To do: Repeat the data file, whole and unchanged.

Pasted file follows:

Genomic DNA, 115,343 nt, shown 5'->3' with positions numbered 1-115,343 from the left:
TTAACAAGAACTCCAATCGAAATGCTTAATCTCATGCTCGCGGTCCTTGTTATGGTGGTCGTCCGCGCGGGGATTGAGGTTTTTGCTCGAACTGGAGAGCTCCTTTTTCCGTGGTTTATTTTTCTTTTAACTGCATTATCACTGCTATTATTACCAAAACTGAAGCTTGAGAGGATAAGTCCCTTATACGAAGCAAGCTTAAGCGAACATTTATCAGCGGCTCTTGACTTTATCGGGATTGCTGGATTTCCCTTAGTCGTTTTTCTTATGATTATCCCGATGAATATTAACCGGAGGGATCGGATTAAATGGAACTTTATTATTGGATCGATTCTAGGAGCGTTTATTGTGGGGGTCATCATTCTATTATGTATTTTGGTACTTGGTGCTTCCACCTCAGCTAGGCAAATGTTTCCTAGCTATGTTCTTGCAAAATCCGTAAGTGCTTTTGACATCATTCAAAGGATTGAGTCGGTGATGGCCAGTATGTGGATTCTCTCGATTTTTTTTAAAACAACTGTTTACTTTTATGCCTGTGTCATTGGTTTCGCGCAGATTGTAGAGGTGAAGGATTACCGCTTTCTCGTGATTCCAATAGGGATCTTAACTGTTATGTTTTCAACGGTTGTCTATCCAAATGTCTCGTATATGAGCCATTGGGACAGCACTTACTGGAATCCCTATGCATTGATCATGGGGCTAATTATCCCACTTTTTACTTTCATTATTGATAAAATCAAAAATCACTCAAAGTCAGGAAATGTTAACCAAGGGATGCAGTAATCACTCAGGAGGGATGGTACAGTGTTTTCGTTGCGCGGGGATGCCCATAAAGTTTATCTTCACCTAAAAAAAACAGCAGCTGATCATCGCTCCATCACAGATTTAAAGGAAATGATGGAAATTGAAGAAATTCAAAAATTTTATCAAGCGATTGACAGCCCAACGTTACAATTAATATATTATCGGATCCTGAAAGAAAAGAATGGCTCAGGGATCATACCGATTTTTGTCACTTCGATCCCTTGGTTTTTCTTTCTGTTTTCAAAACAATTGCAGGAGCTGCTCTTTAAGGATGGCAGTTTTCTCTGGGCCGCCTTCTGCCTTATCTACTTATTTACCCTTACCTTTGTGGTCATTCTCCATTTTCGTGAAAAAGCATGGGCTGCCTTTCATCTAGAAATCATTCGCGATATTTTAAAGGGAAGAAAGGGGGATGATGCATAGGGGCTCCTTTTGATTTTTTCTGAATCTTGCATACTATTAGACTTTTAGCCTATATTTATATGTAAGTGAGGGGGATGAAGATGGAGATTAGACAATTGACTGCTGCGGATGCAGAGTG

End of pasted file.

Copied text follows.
Genomic DNA, 115,343 nt, shown 5'->3' with positions numbered 1-115,343 from the left:
TTAACAAGAACTCCAATCGAAATGCTTAATCTCATGCTCGCGGTCCTTGTTATGGTGGTCGTCCGCGCGGGGATTGAGGTTTTTGCTCGAACTGGAGAGCTCCTTTTTCCGTGGTTTATTTTTCTTTTAACTGCATTATCACTGCTATTATTACCAAAACTGAAGCTTGAGAGGATAAGTCCCTTATACGAAGCAAGCTTAAGCGAACATTTATCAGCGGCTCTTGACTTTATCGGGATTGCTGGATTTCCCTTAGTCGTTTTTCTTATGATTATCCCGATGAATATTAACCGGAGGGATCGGATTAAATGGAACTTTATTATTGGATCGATTCTAGGAGCGTTTATTGTGGGGGTCATCATTCTATTATGTATTTTGGTACTTGGTGCTTCCACCTCAGCTAGGCAAATGTTTCCTAGCTATGTTCTTGCAAAATCCGTAAGTGCTTTTGACATCATTCAAAGGATTGAGTCGGTGATGGCCAGTATGTGGATTCTCTCGATTTTTTTTAAAACAACTGTTTACTTTTATGCCTGTGTCATTGGTTTCGCGCAGATTGTAGAGGTGAAGGATTACCGCTTTCTCGTGATTCCAATAGGGATCTTAACTGTTATGTTTTCAACGGTTGTCTATCCAAATGTCTCGTATATGAGCCATTGGGACAGCACTTACTGGAATCCCTATGCATTGATCATGGGGCTAATTATCCCACTTTTTACTTTCATTATTGATAAAATCAAAAATCACTCAAAGTCAGGAAATGTTAACCAAGGGATGCAGTAATCACTCAGGAGGGATGGTACAGTGTTTTCGTTGCGCGGGGATGCCCATAAAGTTTATCTTCACCTAAAAAAAACAGCAGCTGATCATCGCTCCATCACAGATTTAAAGGAAATGATGGAAATTGAAGAAATTCAAAAATTTTATCAAGCGATTGACAGCCCAACGTTACAATTAATATATTATCGGATCCTGAAAGAAAAGAATGGCTCAGGGATCATACCGATTTTTGTCACTTCGATCCCTTGGTTTTTCTTTCTGTTTTCAAAACAATTGCAGGAGCTGCTCTTTAAGGATGGCAGTTTTCTCTGGGCCGCCTTCTGCCTTATCTACTTATTTACCCTTACCTTTGTGGTCATTCTCCATTTTCGTGAAAAAGCATGGGCTGCCTTTCATCTAGAAATCATTCGCGATATTTTAAAGGGAAGAAAGGGGGATGATGCATAGGGGCTCCTTTTGATTTTTTCTGAATCTTGCATACTATTAGACTTTTAGCCTATATTTATATGTAAGTGAGGGGGATGAAGATGGAGATTAGACAATTGACTGCTGCGGATGCAGAGTG